New devices to help you park in tight spaces

LOS ANGELES Everyone seems to be fighting for the same tiny parking space this time of year, but technology is helping out to make it easier. Some new Fords and Lincolns have an option called, automatic park assist.

It's not the first on the market, but so far it's the most user-friendly.

"It'll measure, using the front and rear sonar installed to our right. If it measures it and sees that we can fit, it will tell us," describes Jason Camp of the Ford Motor Company.

And the next thing you know, you've parallel parked perfectly. To the parking-challenged, it's probably worth its $550 price.

Most of us have been in a situation where we're trying to back out of a parking space and it's pretty tight. You're in a garage or a parking lot and you don't know if a car is coming. That's where cross traffic alert helps out.

It uses the same sensors as the automatic park assist. No more getting honked at by that impatient other driver moving down the lane. You'll know when they're approaching.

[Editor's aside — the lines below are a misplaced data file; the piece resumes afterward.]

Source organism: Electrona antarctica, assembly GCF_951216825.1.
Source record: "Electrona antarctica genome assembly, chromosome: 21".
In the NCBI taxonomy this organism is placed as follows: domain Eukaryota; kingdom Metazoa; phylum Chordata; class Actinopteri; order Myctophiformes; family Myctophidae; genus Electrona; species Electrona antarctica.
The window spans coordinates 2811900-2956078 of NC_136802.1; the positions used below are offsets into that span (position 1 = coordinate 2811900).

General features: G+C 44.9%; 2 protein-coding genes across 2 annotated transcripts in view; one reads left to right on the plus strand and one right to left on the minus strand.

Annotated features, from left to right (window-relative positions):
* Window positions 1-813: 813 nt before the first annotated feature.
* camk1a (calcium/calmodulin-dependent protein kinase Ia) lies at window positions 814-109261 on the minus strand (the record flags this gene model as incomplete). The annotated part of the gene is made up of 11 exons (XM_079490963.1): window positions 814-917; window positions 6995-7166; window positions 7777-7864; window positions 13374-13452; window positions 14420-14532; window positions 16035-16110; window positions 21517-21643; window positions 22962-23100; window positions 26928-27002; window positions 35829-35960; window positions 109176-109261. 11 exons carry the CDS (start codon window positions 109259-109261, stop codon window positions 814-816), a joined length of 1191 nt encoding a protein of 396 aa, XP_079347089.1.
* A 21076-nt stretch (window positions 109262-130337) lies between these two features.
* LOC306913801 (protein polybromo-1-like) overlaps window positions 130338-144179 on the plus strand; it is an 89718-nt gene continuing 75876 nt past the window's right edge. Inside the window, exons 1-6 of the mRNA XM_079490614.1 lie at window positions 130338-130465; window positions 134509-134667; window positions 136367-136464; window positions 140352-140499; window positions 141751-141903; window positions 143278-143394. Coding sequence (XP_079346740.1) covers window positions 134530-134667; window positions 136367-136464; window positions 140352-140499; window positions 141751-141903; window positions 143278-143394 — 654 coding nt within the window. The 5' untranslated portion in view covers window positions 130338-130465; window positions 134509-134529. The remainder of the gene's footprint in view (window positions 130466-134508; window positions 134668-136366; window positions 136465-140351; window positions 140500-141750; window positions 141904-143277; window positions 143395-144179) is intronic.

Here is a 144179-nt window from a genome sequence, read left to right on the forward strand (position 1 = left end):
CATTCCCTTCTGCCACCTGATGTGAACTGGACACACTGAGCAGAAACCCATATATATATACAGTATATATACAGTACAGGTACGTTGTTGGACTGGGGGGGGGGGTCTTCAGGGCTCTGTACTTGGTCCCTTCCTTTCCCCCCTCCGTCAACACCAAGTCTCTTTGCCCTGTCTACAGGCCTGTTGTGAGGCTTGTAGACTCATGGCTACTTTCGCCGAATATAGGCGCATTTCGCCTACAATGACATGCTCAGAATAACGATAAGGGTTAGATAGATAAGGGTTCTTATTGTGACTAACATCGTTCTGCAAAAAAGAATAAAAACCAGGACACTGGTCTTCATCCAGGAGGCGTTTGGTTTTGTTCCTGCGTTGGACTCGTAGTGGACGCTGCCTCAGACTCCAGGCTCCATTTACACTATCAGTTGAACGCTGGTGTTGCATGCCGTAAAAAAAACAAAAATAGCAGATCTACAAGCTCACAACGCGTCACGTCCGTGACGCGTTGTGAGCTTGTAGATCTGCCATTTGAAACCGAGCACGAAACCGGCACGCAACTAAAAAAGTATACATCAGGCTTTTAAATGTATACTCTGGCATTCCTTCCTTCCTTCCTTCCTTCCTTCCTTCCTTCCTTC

Cameras are finding their way into more vehicles for less money. The new Chevrolet Equinox offers this one as a stand-alone $320 option. It places the image right in the rear-view mirror.

You can get this system on some new BMW models. In addition to the rear camera, there's one in each side mirror. The three images are combined to let you see exactly how you're lining up into a space.

You might still have to fight for that last parking space on the street or at the mall, but at least getting your car into it can be one less hassle.

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